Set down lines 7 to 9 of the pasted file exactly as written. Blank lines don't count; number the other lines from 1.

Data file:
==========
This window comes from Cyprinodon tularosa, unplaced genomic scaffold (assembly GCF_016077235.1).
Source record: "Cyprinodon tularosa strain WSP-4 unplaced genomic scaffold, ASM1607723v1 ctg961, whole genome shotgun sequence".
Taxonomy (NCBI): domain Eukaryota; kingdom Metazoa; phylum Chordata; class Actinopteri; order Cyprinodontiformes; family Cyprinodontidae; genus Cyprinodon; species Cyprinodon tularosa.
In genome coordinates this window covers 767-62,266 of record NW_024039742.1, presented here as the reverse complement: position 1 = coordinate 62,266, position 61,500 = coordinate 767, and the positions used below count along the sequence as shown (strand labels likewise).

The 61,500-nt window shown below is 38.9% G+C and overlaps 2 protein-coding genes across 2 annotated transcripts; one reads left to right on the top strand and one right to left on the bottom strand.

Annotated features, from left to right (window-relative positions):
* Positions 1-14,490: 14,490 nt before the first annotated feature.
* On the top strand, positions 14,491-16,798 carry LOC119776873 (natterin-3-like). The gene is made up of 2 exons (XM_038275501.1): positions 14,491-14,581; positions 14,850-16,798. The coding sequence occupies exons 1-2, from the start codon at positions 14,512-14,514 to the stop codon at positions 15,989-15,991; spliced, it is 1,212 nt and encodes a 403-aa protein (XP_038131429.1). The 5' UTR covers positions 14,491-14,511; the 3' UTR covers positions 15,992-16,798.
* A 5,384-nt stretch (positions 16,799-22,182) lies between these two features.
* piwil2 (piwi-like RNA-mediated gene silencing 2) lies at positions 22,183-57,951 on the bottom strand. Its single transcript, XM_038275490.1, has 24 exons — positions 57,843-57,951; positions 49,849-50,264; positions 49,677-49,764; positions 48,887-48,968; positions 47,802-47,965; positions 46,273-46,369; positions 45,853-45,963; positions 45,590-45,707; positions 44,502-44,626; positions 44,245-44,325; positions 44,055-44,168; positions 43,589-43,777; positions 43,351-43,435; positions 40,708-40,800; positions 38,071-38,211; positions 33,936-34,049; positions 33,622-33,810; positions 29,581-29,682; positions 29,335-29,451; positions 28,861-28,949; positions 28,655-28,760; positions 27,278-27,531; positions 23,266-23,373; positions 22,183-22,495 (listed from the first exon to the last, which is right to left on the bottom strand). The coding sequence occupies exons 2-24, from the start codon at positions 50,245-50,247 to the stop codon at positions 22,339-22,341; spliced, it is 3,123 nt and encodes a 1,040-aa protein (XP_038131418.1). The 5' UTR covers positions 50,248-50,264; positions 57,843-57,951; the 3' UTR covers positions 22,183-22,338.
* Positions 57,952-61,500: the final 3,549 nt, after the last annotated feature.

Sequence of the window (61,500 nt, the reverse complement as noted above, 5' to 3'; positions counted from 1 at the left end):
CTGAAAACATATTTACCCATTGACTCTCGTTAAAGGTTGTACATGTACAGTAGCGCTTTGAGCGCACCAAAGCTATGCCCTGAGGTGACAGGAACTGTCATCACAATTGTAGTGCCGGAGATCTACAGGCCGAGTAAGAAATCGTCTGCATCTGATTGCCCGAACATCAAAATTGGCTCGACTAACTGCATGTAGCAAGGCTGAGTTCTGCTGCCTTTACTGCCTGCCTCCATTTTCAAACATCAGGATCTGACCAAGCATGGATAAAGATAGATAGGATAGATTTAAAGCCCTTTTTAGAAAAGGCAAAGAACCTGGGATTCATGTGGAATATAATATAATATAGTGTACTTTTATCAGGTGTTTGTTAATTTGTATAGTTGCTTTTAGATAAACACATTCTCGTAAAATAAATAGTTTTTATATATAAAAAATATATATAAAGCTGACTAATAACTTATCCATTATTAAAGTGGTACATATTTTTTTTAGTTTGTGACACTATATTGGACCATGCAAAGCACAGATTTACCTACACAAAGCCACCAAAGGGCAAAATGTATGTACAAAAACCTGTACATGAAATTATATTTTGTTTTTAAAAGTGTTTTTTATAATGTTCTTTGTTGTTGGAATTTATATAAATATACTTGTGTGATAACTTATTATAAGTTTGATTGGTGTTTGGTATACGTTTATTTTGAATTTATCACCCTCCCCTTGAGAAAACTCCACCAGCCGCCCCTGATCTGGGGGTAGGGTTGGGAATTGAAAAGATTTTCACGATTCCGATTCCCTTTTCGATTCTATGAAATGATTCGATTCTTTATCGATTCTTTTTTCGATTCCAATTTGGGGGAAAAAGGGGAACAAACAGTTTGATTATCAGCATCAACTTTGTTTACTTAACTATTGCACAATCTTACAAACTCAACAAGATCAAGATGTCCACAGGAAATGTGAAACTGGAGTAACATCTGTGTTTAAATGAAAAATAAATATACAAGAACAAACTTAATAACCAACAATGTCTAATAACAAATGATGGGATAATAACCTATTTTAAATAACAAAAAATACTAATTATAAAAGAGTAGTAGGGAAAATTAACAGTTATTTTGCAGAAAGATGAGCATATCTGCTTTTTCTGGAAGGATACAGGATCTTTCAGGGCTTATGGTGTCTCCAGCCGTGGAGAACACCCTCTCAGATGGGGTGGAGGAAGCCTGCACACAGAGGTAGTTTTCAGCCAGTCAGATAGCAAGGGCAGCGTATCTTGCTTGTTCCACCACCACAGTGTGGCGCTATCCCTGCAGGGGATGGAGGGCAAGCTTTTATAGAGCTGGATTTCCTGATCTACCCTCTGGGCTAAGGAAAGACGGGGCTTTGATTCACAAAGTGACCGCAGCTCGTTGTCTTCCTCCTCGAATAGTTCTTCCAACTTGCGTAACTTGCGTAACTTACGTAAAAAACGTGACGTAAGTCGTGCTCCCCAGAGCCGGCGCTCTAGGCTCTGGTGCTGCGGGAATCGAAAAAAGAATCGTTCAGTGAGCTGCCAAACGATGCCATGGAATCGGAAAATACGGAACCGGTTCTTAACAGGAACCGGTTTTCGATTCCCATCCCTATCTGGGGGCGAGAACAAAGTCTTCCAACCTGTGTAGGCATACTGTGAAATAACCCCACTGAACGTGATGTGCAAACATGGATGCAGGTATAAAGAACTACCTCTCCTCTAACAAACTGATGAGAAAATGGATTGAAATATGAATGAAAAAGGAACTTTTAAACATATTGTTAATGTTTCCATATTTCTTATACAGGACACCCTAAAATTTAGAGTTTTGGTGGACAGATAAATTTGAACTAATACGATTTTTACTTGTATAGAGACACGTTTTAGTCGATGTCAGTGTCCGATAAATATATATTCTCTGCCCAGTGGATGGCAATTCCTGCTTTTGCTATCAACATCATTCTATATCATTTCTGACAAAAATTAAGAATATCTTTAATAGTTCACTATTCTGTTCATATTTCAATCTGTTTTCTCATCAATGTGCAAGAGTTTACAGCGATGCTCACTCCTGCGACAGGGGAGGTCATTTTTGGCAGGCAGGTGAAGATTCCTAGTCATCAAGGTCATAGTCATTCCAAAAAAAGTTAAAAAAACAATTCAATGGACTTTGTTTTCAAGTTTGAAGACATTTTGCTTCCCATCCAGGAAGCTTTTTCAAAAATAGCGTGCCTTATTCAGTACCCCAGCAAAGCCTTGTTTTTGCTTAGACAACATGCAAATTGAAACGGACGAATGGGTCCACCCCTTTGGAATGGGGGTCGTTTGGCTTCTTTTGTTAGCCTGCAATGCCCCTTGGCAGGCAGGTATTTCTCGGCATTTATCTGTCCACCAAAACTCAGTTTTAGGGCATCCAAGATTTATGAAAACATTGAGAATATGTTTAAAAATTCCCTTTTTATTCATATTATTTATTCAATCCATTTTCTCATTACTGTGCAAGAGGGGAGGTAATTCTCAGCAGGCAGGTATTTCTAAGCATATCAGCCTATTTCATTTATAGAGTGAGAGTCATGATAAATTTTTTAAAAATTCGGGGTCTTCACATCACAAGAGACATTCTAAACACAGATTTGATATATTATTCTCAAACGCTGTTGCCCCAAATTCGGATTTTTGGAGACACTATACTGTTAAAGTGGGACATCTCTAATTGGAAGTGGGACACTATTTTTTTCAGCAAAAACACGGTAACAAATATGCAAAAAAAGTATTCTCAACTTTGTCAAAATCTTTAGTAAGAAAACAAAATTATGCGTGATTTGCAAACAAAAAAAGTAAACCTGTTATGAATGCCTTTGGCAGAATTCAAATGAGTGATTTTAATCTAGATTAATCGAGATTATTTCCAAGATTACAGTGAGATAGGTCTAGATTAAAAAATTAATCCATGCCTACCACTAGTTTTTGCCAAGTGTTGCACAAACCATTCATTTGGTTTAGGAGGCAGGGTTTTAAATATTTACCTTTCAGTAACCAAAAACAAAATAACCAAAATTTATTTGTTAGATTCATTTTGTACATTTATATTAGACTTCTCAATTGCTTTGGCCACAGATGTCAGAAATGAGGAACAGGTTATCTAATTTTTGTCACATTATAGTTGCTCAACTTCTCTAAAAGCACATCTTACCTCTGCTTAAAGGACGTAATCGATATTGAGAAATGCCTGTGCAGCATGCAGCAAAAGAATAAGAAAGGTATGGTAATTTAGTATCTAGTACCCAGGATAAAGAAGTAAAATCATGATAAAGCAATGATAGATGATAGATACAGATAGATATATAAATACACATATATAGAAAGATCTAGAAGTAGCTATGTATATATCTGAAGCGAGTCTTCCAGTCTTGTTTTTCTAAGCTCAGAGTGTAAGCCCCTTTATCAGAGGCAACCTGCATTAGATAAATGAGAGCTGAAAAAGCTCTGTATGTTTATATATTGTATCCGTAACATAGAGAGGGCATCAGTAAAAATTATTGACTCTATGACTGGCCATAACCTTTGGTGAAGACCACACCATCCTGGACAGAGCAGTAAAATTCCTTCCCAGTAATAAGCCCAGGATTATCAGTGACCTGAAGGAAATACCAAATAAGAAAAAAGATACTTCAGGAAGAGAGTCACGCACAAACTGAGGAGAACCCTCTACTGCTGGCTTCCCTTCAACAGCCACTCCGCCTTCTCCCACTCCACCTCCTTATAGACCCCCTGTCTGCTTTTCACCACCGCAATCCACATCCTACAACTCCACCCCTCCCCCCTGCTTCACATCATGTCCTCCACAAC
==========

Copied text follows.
* Positions 1-14,490: 14,490 nt before the first annotated feature.
* On the top strand, positions 14,491-16,798 carry LOC119776873 (natterin-3-like). The gene is made up of 2 exons (XM_038275501.1): positions 14,491-14,581; positions 14,850-16,798. The coding sequence occupies exons 1-2, from the start codon at positions 14,512-14,514 to the stop codon at positions 15,989-15,991; spliced, it is 1,212 nt and encodes a 403-aa protein (XP_038131429.1). The 5' UTR covers positions 14,491-14,511; the 3' UTR covers positions 15,992-16,798.
* A 5,384-nt stretch (positions 16,799-22,182) lies between these two features.